|Kong Jia |
|King of the Xia dynasty|
|Reign||1789 – 1758 BC|
|Predecessor||Jin of Xia|
In the Grand Historian, King Kong Jia didn't get the throne from his father, the 13th king of Xia Dynasty, because of him being superstitious and absurd. After his father died, his uncle and cousin became the 14th and 15th king of Xia kingdom. When they all died, Kong Jia finally ascended to the throne and became the 16th king of his country. Some years later, a celestial gave King Kong Jia two dragons; but Kongjia couldn't feed them by himself, so he found two people to keep these dragons for him. The first person accidentally killed one dragon; he didn't know how to deal with the dragon's body, so he made it a delicious meal and provided to Kong Jia. After this horrible behavior was found out, this person ran away with his whole family. The second dragon keeper was very straight-forward and displeased Kong Jia many times; so he was sentenced to death and poorly buried outside of the capital city.
In the third year of his reign, he hunted at the Fu Mountains (萯山) in Dongyang (东阳).
He composed a song called Eastern Sound (东音), which is also called Song of Broken Axe (破斧之歌).
Kong Jia was very superstitious and all he cared about was alcohol. From his time on, the power of Xia started to decline, and the vassal kings (诸侯) of Xia grew more powerful. During his reign, he stripped power from one of the nobles, Shiwei (豕韦).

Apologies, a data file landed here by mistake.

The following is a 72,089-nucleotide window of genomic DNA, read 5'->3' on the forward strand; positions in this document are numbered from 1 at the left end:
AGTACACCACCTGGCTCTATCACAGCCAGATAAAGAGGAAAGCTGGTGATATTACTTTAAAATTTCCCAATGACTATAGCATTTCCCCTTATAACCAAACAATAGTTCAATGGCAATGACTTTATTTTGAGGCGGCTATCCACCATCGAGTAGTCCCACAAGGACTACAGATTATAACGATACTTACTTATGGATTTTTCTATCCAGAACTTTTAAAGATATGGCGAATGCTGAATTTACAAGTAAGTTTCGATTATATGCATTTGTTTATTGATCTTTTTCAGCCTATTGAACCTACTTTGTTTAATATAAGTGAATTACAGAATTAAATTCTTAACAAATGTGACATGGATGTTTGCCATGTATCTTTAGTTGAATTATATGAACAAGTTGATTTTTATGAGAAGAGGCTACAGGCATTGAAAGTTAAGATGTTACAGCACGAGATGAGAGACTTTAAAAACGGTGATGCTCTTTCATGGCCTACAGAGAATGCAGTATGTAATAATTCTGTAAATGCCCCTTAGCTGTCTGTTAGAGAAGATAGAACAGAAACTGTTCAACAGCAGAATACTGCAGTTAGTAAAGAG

- China at War: An Encyclopedia by Xiaobing Li
- Milton Walter Meyer: China: A Concise History, page 126.
- Xia Dynasty
- Chinese archaeological abstracts: prehistoric to Western Zhou by Albert E. Dien, Jeffrey K. Riegel, Nancy Thompson Price. Online version.
- Records of the Grand Historian, vol. Han Dynasty I, translated by Burton Watson (Columbia University, Revised Edition, 1993)
- "King Kong Jia of Xia Dynasty".
- James Legge (1865), The Chinese Classics, Volume 3, part 1.
- Franke, Herbert and Rolf Trauzettel, Das chinesische Kaiserreich, Fischer Taschenbuch Verlag, 1968, ISBN 3-596-60019-7
| King of China
1789 BC – 1758 BC